Guest commentary by Richard Peterson
Maybe hard times have to get worse before they get better. It seems like that’s the way it happened in June of 2008 for a church in Brown County, Indiana. A sudden flood awakened the 34-member congregation to the plight of hundreds of already struggling families who lost what little they had.
Brown County Presbyterian Fellowship (BCPF), meeting in a quaint log-built church building in Nashville, Indiana, was on the verge of collapse from lack of a minister, low attendance and discord. Scott Seay, a pastor and professor of church history at Christian Seminary in Indianapolis, had taken the reigns as temporary and part-time pastor the February four months before the flood hit.
“They were taking people from their homes in airboats and bringing them to the YMCA,” said BCPF member Mary Kilgore. She checked to see what they needed and learned that towels were in demand so people could shower and then decide where they were going. “I went home, gathered up my towels, and called [a friend] and told her to bring her towels and come on.”
When a woman in tears asked Kilgore if she could help her find dry clothes to put on, reality set in for the retired school teacher. “I finally found clothing for the lady that I would put on.” As she rummaged through bins of “trash” clothing, she grew angry enough to call people from the BCPF to bring their extra clothes. “I called people at other churches who had children, so we would have a variety of stuff. We took whatever people gave us. That’s how we started. We grew from there.”
At that time there were no clothing ministries of any kind in Brown County, Seay said. “This was our church’s response.” They didn’t know it then, but it was the response to reach out to others in need that saved the church.
They received grants from the Presbyterian Church (U.S.A.) and several outside organizations, Seay recalls. “That became the seed money to get it going,” Seay said. Once the clothing ministry to help the flood victims was up and running, it became apparent that the need extended beyond the devastation from the flood. People in the flood-affected northeastern and western areas of the county were already living in poverty. Five feet of water made people take notice of their plight.
By this time the ministry had a name — they called it “God’s Grace” — and it was joined by the Parkview Church of the Nazarene and the National Christian Church. More grant money and donated products followed.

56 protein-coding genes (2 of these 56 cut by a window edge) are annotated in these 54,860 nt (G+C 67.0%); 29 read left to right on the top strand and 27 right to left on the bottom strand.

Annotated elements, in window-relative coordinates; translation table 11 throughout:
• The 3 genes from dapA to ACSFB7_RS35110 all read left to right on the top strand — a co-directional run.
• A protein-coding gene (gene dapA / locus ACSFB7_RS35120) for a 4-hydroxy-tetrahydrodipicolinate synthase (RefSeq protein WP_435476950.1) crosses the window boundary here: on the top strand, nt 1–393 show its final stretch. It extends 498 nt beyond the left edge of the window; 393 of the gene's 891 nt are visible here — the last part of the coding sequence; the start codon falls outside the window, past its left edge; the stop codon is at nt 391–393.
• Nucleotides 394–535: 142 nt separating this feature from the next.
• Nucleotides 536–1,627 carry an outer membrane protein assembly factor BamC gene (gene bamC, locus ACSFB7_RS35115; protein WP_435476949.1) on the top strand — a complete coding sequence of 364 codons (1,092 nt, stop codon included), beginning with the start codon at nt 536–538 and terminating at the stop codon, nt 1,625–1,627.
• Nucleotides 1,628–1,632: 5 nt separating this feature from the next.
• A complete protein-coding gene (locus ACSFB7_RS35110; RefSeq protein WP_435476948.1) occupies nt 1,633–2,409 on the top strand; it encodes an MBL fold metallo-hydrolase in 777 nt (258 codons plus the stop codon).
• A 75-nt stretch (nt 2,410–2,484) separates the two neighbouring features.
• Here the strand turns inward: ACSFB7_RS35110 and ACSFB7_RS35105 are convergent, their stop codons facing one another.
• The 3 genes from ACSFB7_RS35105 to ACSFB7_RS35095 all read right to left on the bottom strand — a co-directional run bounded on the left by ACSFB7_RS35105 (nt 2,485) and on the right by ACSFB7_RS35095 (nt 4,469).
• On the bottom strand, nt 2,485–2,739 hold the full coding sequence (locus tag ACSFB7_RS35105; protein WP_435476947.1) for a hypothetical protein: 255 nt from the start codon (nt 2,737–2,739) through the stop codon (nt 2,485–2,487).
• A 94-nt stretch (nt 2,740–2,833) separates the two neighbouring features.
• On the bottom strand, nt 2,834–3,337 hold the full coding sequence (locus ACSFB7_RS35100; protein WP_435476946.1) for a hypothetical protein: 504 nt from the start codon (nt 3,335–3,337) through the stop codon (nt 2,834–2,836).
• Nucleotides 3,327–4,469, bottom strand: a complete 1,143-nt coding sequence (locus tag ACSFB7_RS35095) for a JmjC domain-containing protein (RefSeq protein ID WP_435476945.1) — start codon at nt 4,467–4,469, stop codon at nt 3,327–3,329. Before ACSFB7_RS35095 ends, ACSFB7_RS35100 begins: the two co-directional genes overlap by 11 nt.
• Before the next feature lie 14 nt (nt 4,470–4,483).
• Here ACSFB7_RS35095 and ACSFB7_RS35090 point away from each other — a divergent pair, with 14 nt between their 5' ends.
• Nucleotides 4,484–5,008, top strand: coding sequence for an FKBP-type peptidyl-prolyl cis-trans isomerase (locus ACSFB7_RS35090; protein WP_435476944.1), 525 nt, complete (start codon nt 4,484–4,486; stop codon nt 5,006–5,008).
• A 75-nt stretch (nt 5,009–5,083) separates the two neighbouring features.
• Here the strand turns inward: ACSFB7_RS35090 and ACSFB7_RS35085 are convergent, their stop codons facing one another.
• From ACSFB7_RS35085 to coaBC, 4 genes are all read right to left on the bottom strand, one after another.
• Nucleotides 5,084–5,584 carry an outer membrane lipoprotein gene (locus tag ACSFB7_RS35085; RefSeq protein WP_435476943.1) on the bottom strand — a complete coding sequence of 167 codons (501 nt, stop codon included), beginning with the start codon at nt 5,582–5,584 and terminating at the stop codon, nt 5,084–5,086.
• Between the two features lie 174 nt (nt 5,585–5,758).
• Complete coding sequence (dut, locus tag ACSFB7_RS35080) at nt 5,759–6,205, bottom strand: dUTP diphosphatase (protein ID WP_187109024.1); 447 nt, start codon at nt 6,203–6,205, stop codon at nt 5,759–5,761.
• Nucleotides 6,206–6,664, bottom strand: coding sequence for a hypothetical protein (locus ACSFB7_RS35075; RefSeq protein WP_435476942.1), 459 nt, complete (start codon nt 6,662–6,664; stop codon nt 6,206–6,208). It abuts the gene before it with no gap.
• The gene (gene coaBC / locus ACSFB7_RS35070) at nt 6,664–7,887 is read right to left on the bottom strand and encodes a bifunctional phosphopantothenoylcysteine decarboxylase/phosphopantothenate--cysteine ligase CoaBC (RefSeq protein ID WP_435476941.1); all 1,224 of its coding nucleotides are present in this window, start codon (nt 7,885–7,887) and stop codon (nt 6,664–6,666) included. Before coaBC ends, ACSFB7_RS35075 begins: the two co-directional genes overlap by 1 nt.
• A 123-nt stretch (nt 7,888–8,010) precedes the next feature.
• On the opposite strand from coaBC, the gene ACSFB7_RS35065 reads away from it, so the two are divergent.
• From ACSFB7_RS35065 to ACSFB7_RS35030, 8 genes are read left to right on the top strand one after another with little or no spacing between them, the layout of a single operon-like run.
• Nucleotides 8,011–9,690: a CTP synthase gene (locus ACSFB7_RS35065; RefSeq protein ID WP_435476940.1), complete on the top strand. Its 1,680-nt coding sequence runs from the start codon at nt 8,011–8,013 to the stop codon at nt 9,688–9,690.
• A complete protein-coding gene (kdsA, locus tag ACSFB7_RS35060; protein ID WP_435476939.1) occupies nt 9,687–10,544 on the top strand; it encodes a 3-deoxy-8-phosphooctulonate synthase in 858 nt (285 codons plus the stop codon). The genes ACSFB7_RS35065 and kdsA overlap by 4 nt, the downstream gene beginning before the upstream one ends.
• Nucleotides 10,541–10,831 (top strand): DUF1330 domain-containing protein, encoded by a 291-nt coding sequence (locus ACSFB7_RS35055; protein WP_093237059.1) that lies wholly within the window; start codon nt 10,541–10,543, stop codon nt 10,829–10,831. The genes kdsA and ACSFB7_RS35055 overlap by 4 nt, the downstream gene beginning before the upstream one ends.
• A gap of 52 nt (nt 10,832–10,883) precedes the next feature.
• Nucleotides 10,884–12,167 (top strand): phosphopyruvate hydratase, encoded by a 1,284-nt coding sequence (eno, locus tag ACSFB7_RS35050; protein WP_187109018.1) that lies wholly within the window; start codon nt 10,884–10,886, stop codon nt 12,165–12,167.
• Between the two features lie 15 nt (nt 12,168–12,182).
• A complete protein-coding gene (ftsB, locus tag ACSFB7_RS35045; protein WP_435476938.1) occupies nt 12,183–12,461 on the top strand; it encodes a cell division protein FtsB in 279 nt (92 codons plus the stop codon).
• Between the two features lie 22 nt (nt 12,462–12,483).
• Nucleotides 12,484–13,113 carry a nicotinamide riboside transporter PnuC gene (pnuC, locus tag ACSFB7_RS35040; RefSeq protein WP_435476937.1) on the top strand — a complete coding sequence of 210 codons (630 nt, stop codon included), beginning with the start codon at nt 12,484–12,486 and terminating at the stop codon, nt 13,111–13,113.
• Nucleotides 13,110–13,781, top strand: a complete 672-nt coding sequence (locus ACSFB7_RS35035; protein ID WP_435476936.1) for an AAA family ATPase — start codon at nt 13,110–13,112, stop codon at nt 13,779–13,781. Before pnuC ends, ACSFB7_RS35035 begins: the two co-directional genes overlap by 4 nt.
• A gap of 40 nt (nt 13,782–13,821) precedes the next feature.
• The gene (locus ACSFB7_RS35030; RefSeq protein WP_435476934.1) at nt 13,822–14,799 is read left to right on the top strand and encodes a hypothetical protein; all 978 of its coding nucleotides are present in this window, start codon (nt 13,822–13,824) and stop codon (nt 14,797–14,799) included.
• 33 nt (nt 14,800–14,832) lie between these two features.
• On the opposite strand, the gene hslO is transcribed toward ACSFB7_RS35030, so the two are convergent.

“As I look back at the work of God’s Grace at that time in early 2008,” Seay said, “I was told I would likely be presiding over the closure of this congregation.” From its 1999 inception, the church had experienced at least one schism over denominational politics. “It’s not too much to say the disaster re-energized the commitment of this congregation into ministry in the local community. It got the church to focus on something other than harrumphing about what was going on in the denomination.” Grant money from the denomination reminds people how important their connection to the church is, he said.
Kilgore and Leona Tilton, her partner in God’s Grace, volunteer more than time and energy into its growth. They employ a talent for building a network of purchasing agents throughout the area who scour the stores and go to garage sales for the best deals. “The two of them are bulldogs,” Seay said, who are not above approaching local philanthropic agencies and suppliers like Walmart, Nike, Kohl’s and others for donations. With donations of oral hygiene products from a local dentist and contributions from other churches, God’s Grace has become a community ministry that operates out of the tiny BCPF.
Kilgore and Tilton appropriated rooms in the church that once had been classrooms to install racks to organize clothing for men, women and children and shelve shoes and other items. “Price tags” on the clothing have no price, but size and description of the clothing; they’re collected at checkout to keep track of inventory and the people being served. The ministry opens its doors once a month for people to choose what they need.
Four years after the flood, God’s Grace began its annual “On The Road Again” back-to-school event. Tilton remembers it well: “We had people come by and cry because they had no money to buy school clothes for their children.” And from her years as a teacher, Kilgore recalls with heartache how easy it was to pick out the poor kids from the others by the way they were dressed. “It was horrific for the kids who had nothing. I’d go home in tears,” Kilgore said.